One of the unfortunate effect of video games falling into lazy trope wells in development is that they start to carbon-copy and dilute interesting ideas into the realm of the bland. Take factions, for example.
Aligning yourself with a faction — or factions, plural — could be a really fascinating part of your game experience. You could start out without being aligned to any of them, and as you learn more about them, you could pledge allegiance to one or more and engage in overt and covert activities to support them.
Or you could just pick a “red” or “blue” side at launch from the two sides that the developers present, which means practically nothing more than the color of your character’s hair to you. You’re picking a side with no context or personal experience, just because the devs figured that PvP needs an “us vs. them” setup. If it’s a fancy MMO, it gets three sides, not two.
I’m seriously tired of this. I think a whole lot of players couldn’t care less about their factions. Every year at BlizzCon, cries of “For the alliance!” and “For the horde!” sound a whole lot weaker than the year previous. That’s because even die-hard fans know that it doesn’t really *mean* anything. Horde has been bad and then good and then bad again. Alliance has done the same. Both sides have been allies and then heated enemies and then allies depending on whatever nonsensical story beat is being played out.
I just don’t think that devs picking our sides for us in MMOs is effective, especially at character creation. Factions could be realized in exciting ways, especially in a developing game world. Imagine if one month while you’re playing a game and a new faction emerges after rumors have been spreading. People debate this faction’s intentions, and there’s a scramble to work for or against it — or even to investigate its workings and sell that knowledge to the highest bidder.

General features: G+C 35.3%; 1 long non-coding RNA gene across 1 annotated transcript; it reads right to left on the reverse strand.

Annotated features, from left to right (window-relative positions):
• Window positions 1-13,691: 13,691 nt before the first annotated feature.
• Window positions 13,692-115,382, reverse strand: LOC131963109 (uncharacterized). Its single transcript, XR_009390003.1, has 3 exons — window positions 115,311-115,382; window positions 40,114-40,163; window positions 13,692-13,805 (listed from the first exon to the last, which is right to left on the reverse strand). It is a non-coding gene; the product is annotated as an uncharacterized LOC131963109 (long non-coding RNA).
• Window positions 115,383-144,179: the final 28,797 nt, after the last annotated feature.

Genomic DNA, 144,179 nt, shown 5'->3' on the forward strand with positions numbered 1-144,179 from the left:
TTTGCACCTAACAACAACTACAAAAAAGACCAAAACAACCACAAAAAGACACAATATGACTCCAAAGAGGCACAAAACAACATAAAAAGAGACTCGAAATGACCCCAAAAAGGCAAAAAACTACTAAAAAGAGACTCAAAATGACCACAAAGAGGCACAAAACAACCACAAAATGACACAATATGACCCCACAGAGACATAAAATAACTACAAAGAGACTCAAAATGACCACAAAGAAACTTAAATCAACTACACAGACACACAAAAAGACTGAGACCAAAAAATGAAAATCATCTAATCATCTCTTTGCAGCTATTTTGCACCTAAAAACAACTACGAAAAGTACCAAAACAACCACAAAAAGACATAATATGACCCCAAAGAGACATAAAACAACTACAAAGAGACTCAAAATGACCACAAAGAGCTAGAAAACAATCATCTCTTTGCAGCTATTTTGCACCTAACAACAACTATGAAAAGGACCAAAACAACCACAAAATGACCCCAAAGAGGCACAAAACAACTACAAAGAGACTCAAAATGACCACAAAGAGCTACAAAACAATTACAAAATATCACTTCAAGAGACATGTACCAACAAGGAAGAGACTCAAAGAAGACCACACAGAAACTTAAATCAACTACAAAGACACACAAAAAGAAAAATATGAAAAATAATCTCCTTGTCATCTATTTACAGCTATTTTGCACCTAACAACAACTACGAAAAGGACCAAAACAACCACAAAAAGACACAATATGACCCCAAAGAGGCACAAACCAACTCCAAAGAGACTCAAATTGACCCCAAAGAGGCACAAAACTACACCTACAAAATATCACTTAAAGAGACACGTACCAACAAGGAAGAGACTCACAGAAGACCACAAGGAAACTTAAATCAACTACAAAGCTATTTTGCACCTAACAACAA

Players could be double-agents between factions. Players could be empowered to create factions that are a level higher than guilds. Factions could offer real stigma and consequences if you ally with one of them. Factions could even be destroyed, creating yet more memories of players recalling past regimes.
I don’t think we can water down factions any more, but studios certainly could seize upon the idea and build them up into something useful, engaging, and more complicated than an Orc shouting at a Human or a Klingon getting all testy with a Vulcan.